In the end, Surmak Ren finds a cure and is able to administer it to the crew of the Station. It appears that things are back to normal on Deep Space Nine, even the bad coffee.
Is this a ‘Good’ Episode:
This is one that, while it is a familiar trope, the cast and crew do a great job making it their own. The main aspect is one of communication and how, without clear means of communicating, a group of people can not function properly. In this case, not even written language works and so fear and paranoia begin to set in.
One aspect that I loved about the episode is that it really begins exploring the relationship between Quark and Odo. Theirs is a unique one as, while they are on opposite sides of the law, they both have a mutual respect for one another that borders on friendship. They know that, in reality, they each make one another stronger and, despite their constant struggle with each other, they need each other to succeed. This relationship has been hinted at in the past few episodes but only now is beginning to be explored.
We also get a chance to really see how much Ben Sisko cares for his son Jake. Every chance Commander Sisko got, he was there comforting Jake even before his son became infected by the virus. There seemed to be a real connection between the two characters with actors Avery Brooks (Benjamin) and Cirroc Lofton (Jake) doing all the heavy lifting. If you had any doubt that this father cared for his son, it was gone by this episode. It was clear that this was a man who, after having lost his wife, wanted to do everything he could to ensure the safety and well-being of his son.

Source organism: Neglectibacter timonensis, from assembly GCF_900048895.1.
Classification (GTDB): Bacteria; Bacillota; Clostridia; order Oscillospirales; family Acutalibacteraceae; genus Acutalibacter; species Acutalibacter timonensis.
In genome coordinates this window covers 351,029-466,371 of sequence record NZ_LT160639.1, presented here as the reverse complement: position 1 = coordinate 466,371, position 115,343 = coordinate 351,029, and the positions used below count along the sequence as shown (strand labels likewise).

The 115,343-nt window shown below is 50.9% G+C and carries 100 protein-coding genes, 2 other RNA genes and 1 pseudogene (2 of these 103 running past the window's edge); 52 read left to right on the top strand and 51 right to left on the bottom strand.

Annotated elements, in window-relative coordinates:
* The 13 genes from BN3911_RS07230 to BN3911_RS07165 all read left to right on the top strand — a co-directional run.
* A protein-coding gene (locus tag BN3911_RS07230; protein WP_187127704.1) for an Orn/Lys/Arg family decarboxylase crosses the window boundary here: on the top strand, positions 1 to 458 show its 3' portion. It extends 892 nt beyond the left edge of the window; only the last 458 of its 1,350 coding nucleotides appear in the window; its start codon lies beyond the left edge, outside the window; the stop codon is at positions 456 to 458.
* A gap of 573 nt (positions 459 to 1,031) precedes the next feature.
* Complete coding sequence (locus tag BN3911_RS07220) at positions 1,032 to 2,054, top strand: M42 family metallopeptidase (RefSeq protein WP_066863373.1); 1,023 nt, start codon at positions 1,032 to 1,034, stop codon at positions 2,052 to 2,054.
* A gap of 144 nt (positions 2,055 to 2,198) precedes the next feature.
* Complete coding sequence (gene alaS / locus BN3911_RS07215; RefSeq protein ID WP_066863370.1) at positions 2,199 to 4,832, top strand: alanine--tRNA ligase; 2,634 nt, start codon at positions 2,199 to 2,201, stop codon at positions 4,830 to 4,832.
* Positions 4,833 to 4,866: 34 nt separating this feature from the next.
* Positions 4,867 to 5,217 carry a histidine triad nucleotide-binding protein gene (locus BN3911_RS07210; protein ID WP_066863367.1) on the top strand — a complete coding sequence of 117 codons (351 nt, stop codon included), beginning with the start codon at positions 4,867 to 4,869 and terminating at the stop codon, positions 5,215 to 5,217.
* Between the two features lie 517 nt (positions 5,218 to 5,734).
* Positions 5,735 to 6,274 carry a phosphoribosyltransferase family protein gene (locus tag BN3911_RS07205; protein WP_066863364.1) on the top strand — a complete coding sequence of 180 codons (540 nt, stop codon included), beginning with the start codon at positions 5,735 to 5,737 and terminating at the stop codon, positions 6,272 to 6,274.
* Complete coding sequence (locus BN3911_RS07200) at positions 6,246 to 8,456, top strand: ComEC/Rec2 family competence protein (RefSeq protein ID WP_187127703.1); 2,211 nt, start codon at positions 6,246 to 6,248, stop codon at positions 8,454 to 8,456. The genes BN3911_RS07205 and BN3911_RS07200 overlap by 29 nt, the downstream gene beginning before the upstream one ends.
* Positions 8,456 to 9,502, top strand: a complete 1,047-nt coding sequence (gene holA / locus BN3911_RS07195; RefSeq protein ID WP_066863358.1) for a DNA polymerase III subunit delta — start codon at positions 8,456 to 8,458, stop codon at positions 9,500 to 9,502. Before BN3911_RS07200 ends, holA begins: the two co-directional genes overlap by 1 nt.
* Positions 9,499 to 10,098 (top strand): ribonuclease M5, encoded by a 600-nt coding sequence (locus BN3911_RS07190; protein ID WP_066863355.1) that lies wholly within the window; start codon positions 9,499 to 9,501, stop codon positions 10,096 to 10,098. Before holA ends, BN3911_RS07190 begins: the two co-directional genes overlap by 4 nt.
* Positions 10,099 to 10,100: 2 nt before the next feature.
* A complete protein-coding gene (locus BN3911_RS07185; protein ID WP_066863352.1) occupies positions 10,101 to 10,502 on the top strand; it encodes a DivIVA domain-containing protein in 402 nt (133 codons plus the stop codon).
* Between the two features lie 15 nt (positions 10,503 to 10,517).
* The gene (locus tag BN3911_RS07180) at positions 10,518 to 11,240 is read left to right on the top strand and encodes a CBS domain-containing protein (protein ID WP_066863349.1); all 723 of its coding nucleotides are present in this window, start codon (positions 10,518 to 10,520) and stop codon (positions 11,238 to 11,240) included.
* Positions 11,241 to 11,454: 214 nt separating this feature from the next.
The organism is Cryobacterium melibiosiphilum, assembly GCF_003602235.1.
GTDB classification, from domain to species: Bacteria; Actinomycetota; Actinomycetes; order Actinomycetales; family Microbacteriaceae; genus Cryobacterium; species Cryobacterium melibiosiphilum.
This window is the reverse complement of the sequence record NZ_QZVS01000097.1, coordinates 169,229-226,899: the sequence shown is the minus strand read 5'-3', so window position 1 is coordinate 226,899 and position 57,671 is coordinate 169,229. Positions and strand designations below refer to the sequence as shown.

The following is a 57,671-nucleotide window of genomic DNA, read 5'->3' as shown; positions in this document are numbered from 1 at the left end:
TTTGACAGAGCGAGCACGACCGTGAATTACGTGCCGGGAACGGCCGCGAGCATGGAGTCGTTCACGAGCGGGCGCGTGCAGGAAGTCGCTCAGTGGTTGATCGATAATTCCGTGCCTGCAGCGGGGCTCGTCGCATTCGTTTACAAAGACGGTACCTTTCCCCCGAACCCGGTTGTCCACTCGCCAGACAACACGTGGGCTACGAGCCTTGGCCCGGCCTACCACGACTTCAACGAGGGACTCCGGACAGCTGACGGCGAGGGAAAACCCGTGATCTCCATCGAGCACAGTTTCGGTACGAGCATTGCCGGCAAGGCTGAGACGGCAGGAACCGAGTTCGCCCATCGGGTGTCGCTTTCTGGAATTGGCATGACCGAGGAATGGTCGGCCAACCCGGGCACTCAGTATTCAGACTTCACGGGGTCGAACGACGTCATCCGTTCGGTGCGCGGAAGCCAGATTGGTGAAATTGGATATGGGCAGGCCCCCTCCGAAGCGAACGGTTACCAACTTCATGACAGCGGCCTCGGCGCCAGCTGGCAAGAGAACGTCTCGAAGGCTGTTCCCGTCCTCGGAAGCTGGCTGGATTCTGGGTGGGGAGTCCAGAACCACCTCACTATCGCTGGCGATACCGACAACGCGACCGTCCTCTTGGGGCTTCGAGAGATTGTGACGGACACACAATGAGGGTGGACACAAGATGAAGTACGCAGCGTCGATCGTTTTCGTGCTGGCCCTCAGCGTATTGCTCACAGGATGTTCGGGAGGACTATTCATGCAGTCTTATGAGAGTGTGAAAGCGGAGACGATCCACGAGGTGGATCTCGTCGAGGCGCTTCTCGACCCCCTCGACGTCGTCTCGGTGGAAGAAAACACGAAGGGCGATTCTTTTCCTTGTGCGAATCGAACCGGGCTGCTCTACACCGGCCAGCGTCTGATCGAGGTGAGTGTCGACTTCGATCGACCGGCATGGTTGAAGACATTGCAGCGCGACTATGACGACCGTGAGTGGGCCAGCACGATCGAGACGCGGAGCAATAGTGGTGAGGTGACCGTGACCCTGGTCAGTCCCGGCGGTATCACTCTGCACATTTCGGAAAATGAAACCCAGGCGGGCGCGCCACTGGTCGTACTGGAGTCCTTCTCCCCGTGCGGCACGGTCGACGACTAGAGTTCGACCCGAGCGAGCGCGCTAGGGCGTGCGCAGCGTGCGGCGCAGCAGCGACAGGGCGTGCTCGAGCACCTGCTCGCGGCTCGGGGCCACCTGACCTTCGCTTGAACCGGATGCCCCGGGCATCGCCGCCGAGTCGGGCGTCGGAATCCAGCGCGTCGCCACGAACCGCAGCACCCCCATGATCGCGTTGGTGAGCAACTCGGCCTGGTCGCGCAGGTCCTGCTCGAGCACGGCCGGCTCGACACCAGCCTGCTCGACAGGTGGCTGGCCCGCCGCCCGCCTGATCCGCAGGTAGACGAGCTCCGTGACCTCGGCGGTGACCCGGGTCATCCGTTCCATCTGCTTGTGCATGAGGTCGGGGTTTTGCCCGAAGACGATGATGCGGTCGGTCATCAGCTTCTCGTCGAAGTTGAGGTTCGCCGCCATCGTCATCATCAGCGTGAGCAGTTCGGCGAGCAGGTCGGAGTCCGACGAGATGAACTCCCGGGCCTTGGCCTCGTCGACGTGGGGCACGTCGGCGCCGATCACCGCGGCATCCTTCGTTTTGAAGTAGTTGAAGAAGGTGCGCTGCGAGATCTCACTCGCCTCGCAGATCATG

Gleanings and Cool Bits:
This episode is eerily similar to the 1980’s Twilight Zone episode entitled Wordplay In that episode, a man discovers that everyone’s language has changed but his own and must relearn a new version of the English language. It is a sad and impactful episode about communication but this DS9 version goes a little further with that story.
We get to see that O’Brien is basically the stations handyman. I guess Chief of Operations means he gets to fix…everything. Dude needs some help!
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Late To The Game 3/4/19